Much has been written on the topic of preparing for a downturn. The key has always been, and continues to be, positioning the organization for the rebound. To that end, three strategies can help CFOs position their organizations to strengthen their resiliency and prepare for and stay ahead of any recession.
Think cost optimization versus sweeping reductions
Across-the-board cost cuts, shifts to low-cost suppliers and discounted pricing are traditional reactions to the profit margin pressures recessions trigger. When implemented without consideration of future implications, however, such moves can have negative long-term consequences. On the other hand, a cost optimization mindset helps CFOs reduce costs without subjecting the organization to costly side effects such as the loss of valuable trading partners, talent drain, and customer dissatisfaction and defections after the organization raises prices once conditions improve.
In lieu of sweeping cost cuts, CFOs can identify cost optimization opportunities across many areas (e.g., reassigning top talent, negotiating lower prices with high-value suppliers, shifting from an on-premises system to a SaaS solution with lower monthly fees) that yield structural savings without impeding revenue-generation activities. Frequent snapshots of changing customer behavior help CFOs and sales teams adjust prices in more nuanced and dynamic ways that sustain revenue among hard-hit customer segments and geographies while keeping profit margins stout in more resilient segments and geographies.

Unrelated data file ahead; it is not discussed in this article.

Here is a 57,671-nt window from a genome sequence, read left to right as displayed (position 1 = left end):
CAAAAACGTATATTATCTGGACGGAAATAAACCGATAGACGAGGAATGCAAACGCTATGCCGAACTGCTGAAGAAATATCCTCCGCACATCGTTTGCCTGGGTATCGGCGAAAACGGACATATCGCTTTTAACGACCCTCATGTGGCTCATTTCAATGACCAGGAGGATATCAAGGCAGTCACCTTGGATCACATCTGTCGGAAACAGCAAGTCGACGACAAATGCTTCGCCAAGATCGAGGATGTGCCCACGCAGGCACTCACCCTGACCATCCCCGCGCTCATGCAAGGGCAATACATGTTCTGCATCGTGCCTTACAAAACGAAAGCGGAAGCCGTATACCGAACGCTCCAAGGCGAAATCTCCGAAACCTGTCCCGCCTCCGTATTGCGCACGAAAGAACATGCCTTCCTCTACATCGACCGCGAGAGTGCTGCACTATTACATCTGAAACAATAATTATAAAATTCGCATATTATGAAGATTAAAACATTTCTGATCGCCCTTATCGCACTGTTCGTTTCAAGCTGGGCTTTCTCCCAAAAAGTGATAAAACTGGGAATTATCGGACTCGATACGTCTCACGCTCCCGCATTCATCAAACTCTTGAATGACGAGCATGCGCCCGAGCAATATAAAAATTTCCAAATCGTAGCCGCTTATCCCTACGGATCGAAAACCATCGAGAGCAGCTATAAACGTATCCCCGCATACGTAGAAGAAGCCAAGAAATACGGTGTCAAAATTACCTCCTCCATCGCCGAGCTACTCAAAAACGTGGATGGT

Improvements in supply chain risk management, agility and resilience also can lower costs while bolstering revenue opportunities. CFOs who help build supply chain resilience deploy measures like time to recover (TTR) to track how long it takes for production, revenue and profit margins to recover following supply chain disruptions. They also extend supply chain risk management activities deeper into the demand side by deploying predictive analytics, environmental scanning and scenario planning to project customer ordering trends.
Don’t forget the war for talent
Rather than pulling the staff-reduction lever in a hasty fashion, CFOs should keep in mind that, in the big picture, the war for talent is over, and talent has won. Unemployment levels remain at historical lows, and over the long term, the pool of available talent will continue to shrink. Too many human capital game plans tend to lurch from hiring sprints and salary increases to slashing benefits and instituting layoffs in reaction to external conditions and revenue forecasts. Recruiting and retention challenges, especially for the most valuable technology-related skills, will outlast even a prolonged recession. It is one thing to terminate marginal performers, but it is quite another to part with those who are highly talented, as they will almost assuredly be hired by a competitor or a player in another industry.